Inside Philanthropy

A blog on philanthropy and nonprofit news and issues. A publication of Philanthropy Journal.

February 10, 2009

A tool to help nonprofits be more accountable

By Todd Cohen

With pressure growing on them to be more open about their finances, management and governance, nonprofits have a new tool to help them do just that.

The new Form 990 that nonprofits must file with the IRS requires they disclose more information designed to make them more transparent and accountable.

That is good news because, with the economy in a tailspin, and with trust in a broad range of institutions blasted by wrongdoing and excess, nonprofits need to be more open about who they are, how they operate, where their money comes from and how they spend it.

Greater disclosure is needed because nonprofits must justify to taxpayers the tax breaks they enjoy, and must show givers how they are spending the resources entrusted to them.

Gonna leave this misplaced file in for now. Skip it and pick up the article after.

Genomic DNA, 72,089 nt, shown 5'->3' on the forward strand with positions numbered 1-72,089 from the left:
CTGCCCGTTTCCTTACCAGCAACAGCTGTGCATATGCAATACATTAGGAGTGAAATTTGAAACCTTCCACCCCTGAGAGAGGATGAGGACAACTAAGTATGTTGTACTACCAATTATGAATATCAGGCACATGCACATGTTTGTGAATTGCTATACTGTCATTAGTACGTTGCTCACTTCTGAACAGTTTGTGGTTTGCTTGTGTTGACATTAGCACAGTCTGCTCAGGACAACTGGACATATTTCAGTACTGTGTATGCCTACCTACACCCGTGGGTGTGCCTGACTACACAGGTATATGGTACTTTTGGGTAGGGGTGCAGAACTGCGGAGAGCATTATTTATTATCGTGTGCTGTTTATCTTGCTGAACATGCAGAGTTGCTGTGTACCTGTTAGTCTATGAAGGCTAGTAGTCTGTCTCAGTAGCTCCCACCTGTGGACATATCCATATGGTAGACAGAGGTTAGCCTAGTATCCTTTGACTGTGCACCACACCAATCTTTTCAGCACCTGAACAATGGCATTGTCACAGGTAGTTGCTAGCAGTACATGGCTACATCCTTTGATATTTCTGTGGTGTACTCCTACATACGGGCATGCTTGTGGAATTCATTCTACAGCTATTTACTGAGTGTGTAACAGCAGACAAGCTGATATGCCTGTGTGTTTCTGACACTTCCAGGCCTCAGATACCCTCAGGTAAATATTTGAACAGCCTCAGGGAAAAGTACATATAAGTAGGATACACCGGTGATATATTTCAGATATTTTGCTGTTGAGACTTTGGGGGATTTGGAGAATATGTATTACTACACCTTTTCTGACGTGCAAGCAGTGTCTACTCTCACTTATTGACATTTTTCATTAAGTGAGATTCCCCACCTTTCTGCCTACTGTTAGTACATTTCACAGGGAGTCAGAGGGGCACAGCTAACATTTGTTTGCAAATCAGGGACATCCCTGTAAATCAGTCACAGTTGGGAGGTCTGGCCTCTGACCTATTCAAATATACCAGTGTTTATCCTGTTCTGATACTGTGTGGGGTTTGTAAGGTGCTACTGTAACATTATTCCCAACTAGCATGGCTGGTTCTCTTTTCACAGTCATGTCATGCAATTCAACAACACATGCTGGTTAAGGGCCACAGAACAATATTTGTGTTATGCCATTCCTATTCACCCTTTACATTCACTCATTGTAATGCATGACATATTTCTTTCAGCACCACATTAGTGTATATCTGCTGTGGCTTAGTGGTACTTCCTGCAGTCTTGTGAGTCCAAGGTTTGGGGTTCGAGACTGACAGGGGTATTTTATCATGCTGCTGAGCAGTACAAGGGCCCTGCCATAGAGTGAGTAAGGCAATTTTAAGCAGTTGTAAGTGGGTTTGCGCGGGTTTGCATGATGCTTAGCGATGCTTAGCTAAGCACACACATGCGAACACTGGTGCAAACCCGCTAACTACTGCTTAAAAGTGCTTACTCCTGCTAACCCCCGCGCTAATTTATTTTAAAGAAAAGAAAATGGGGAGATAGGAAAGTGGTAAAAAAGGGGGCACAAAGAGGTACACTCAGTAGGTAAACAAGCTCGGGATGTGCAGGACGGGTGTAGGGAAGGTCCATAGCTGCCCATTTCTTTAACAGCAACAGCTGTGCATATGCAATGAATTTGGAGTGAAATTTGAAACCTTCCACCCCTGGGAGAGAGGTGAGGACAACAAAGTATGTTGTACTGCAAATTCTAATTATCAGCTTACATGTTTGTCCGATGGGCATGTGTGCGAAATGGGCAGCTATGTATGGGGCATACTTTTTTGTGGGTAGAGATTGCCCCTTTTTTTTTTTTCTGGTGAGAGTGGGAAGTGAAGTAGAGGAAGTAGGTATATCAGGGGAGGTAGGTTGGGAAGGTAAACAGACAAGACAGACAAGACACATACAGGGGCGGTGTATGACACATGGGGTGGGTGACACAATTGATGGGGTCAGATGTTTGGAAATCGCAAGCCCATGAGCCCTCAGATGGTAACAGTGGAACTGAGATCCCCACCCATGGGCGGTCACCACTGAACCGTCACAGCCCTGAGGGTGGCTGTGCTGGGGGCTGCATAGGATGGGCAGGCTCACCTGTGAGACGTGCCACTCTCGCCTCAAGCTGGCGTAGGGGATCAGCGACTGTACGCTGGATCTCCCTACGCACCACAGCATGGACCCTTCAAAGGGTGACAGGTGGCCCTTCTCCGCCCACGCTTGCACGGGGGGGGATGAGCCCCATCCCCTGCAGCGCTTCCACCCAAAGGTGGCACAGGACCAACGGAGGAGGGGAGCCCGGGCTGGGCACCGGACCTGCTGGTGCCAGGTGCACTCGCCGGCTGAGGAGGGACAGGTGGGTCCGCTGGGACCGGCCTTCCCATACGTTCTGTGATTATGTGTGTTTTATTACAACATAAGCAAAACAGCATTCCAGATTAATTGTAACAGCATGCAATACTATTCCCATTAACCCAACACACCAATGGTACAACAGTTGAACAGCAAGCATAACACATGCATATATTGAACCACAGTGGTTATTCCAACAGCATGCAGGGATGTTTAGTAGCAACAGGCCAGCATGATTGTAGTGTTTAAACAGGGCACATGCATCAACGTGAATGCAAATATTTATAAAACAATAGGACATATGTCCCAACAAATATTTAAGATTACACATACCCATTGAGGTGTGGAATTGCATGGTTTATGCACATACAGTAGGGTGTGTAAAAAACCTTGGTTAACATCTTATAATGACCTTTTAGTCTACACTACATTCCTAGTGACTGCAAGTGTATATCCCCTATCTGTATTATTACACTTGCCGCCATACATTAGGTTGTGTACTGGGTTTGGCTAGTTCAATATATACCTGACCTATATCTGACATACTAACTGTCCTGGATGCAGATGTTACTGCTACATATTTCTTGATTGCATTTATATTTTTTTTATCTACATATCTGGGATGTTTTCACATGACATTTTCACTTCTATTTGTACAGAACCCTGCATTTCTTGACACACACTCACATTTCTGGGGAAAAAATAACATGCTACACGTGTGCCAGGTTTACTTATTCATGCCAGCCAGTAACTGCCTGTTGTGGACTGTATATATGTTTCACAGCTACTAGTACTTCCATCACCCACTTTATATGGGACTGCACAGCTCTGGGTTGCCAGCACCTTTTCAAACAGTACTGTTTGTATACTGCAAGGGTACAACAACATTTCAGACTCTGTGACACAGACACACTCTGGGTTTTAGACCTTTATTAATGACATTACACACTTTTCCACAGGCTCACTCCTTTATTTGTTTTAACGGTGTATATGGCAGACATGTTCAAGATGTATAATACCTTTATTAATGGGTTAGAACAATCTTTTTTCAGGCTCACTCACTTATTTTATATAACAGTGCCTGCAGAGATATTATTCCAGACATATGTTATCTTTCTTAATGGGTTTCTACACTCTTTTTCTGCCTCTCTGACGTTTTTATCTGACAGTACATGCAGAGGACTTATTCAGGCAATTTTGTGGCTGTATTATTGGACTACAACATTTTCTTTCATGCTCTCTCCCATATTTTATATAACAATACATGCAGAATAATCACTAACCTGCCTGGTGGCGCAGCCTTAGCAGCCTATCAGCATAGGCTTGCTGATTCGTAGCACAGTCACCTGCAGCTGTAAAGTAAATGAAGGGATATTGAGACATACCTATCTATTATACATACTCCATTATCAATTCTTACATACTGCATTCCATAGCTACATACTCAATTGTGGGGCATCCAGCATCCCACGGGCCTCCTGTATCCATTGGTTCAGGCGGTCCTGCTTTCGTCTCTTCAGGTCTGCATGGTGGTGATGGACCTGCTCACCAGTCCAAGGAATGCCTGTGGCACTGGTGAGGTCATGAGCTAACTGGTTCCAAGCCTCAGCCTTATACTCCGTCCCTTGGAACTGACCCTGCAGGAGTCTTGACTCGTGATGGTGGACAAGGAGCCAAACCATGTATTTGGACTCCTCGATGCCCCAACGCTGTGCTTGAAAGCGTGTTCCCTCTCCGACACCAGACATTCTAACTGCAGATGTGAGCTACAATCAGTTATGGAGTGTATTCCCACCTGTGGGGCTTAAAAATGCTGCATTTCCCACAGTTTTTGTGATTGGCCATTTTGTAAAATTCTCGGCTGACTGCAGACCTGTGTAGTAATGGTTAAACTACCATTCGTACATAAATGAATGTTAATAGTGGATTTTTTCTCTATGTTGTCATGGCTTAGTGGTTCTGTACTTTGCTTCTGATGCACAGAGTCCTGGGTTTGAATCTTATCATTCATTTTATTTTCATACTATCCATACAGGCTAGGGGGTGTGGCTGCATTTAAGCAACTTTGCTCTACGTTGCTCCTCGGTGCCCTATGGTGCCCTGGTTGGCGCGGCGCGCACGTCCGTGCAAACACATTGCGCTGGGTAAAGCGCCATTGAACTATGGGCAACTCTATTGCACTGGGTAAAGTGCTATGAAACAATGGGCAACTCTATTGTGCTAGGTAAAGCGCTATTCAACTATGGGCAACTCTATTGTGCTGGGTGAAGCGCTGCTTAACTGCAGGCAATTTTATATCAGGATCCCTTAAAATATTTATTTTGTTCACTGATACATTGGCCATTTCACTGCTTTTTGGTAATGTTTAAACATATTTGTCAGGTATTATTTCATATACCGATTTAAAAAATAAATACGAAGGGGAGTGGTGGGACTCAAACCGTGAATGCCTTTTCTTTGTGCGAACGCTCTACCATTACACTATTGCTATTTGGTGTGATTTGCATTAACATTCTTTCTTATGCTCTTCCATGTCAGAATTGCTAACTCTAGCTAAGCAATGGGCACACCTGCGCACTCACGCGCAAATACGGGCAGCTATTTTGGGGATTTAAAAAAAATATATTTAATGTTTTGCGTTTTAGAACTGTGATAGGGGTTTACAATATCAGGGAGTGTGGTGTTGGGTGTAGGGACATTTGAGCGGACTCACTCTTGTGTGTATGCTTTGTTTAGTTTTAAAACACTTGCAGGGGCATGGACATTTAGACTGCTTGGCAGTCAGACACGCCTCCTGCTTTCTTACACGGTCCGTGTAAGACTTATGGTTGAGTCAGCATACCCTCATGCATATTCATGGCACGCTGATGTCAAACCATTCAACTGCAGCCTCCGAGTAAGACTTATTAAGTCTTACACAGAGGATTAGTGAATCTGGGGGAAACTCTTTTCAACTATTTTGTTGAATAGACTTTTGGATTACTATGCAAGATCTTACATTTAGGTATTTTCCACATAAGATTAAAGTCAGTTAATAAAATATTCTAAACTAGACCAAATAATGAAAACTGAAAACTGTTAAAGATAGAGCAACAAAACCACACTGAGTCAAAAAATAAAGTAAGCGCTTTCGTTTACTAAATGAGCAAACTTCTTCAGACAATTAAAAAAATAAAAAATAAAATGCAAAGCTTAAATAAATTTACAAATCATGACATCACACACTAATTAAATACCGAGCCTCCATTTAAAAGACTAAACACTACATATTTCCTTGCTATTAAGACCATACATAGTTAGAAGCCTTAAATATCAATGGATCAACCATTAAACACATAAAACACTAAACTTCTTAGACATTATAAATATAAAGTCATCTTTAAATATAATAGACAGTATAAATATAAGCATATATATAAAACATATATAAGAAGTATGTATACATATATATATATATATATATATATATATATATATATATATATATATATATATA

Nonprofits also need to show that their staff and board leaders truly are overseeing and approving their organizations’ financial statements.

Making sense of the new Form 990 is the focus of a webinar the Philanthropy Journal will sponsor on February 17.

Led by nonprofit lawyer Marty Martin, the webinar will provide an introduction and overview to key management, governance and reporting issues required to complete the new form.

The new form, which all nonprofits now must file regardless of size, reflects the first complete revision by the IRS in 25 years.

By requiring nonprofits to disclose more information about who they are and how they operate, the new Form 990 may compel nonprofit leaders to practice better management and leadership in addressing growing public scrutiny.

In today’s grim economy and skeptical society, and in a charitable marketplace in which nonprofits for far too long have disclosed far too little about their finances, management and governance, that would be progress.

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